She says, "The music is so much fun. The songs are a truncated anthology of Imelda's life up until the People Power Revolution. It seemed as if her life had its own soundtrack. David was fascinated by Imelda installing a disco ball in one of her New York City residences.

"He was fascinated with the idea of how extremely powerful people live in their own bubble."

Reprising their roles from the first two runs are Conrad Ricamora ("How to Get Away With Murder") as Benigno "Ninoy" Aquino, and Melody Butiu  ("Rizzoli and Isles") as Estrella Cumpas, Imelda's nanny.

Manila-based recording artist Mark Bautista reprises his role as Ferdinand Marcos, which he first played in the 2014 staging at the Royal National Theatre in London.

Costume design

Cebu-born, New York-based Clint Ramos designed the costumes, for which he won the 2014 Lucille Lortel award. Critics have lauded his work for "Here Lies Love" as "vast and fabulous" (New York Times), "[providing] beautiful symmetry" (The Hollywood Reporter), and "top-notch" (New York Magazine).

Ramos won a Tony award last year for his work on the play "Eclipsed," starring Lupita Nyong'o. ("Eclipsed" is playing in San Francisco until March 19.)

Jaygee Macapugay and Melody Butiu both recently had their Broadway debuts: Macapugay in Andrew Lloyd Webber's "School of Rock" and Butiu in "Dr. Zhivago."

Martial law

Both also have personal family histories tied to the Marcos dictatorship. Their respective parents left the Philippines because of Martial Law; Butiu's parents even had to leave her elder brother behind in the first few years of their stay in the US.

Macapugay had played Imelda previously in another musical, "Imelda," for Pan Asian Repertory Theatre in 2009. "Both are completely different shows. Therefore, my character execution was also completely different, even if I was playing the same character."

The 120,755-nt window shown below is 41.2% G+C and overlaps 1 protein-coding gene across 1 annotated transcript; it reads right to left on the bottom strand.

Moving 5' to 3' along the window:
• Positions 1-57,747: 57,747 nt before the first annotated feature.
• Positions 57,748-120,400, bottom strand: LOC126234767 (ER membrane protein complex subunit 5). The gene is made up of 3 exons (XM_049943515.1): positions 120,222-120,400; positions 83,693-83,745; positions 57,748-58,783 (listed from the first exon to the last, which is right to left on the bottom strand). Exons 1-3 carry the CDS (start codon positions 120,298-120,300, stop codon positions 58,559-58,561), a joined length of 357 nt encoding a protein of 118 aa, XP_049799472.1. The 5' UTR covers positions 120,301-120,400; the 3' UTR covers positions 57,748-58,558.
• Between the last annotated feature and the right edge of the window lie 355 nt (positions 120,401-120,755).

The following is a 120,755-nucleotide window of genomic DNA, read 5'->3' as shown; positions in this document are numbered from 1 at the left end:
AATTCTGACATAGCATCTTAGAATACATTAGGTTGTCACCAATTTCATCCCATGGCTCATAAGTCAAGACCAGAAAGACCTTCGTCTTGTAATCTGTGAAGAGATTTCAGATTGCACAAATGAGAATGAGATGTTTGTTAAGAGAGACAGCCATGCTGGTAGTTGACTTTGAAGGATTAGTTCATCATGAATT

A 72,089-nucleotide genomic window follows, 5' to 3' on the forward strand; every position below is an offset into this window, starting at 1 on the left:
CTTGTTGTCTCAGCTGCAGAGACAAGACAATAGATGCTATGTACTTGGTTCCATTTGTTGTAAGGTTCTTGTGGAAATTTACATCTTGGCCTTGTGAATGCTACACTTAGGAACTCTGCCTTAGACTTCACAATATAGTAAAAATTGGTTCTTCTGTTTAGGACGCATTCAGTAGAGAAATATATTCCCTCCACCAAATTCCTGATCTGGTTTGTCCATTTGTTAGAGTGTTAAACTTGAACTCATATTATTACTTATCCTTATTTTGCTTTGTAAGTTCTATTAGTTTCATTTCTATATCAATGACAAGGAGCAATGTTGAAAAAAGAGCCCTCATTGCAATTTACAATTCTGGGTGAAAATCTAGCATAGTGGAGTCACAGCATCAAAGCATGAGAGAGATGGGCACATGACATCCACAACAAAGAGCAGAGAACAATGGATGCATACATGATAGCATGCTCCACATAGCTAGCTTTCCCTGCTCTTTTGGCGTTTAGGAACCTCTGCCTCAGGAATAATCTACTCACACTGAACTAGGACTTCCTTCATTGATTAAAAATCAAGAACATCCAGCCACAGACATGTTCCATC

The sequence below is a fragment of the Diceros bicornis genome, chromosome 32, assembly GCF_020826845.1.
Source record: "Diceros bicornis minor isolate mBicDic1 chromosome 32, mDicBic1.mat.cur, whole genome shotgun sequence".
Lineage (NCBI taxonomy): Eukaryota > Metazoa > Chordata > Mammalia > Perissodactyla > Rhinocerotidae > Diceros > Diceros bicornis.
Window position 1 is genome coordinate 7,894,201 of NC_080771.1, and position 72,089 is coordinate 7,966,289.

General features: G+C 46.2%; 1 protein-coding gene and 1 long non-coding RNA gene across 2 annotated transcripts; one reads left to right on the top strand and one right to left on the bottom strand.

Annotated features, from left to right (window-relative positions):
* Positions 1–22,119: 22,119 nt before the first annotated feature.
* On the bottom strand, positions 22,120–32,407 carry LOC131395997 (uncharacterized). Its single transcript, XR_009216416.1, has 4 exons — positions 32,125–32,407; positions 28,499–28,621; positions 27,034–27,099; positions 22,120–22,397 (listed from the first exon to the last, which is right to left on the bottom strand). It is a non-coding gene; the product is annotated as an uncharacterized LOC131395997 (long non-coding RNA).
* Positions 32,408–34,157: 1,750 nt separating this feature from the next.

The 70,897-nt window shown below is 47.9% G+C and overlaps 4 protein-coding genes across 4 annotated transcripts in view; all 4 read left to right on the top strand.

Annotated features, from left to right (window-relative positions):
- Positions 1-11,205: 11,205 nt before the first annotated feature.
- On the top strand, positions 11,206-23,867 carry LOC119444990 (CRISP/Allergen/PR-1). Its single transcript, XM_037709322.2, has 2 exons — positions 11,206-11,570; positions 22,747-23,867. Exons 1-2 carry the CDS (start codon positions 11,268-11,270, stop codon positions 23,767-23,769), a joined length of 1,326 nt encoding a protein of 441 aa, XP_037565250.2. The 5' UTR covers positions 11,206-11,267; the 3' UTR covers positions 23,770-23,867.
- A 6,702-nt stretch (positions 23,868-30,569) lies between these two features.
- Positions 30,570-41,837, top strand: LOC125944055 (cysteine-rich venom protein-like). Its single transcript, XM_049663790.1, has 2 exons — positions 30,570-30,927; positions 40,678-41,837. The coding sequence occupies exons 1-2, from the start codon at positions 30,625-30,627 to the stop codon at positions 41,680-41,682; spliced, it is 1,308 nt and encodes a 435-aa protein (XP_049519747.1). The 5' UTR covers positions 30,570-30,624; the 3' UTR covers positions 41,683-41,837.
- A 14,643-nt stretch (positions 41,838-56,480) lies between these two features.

She notes that while it's important to consider physicality and speech patterns in any role, "It's equally important to marry those ideas with the dictates of the show's text, music and choreography."

When crafting characters for the stage, "I start with my own opinions on the character, however, the final 'product' is always a collaboration with the creative team.  That collaboration is one of the many reasons I love theater."


Both actresses researched to prepare for their roles, from reading books and news articles to interviewing people who'd spent time with the Marcoses.

Melody Butiu with her father

Macapugay considers Ramona Diaz' 2003 documentary Imelda as a great resource. "Seeing and hearing Imelda discuss in her own words her personal account of her rise to power and her overall life philosophy was fascinating and extremely helpful in creating the character."

Butiu is re-reading The Untold Story of Imelda Marcos by Carmen Navarro-Pedrosa. "It has the most detailed account of my character, Estrella Cumpas."

"My friend and co-star Conrad Ricamora shared a quote by Ninoy Aquino that really resonates with me regarding the biggest message of the show: 'We should not depend on one man; we should depend on all of us. All of us are expendable in the cause for freedom and therefore I say stand up now and be a leader, and when all of us are leaders, we will expedite the cause of freedom.'"


Butiu has been involved with this musical since it was still in its concept-album phase in 2005. Her work in the 2013 staging prompted New York Times to praise her "rich voice" and to contend that she should've been nominated for a Tony.

Butiu says she hardly saw any Filipino stories on TV and in the movies when she was growing up. "And certainly not in theater. To have the opportunity to tell Filipino stories on stage is a chance to delve into my family's history with my art.

"It's awesome to know that Filipinos in the audience can see their perspectives being shared, but also that others can see the universality in our experiences. Filipino stories are human stories."


Both are enjoying their return to Seattle.

Though born in New York, Butiu was raised in Washington state and lived in a Seattle suburb for a while. "This is my first show in Seattle after not living here for many years. I can't wait to spend time at the Museum of Pop Culture, also known as MoPOP, the Chihuly Garden and Glass, as well as finding some great hiking trails."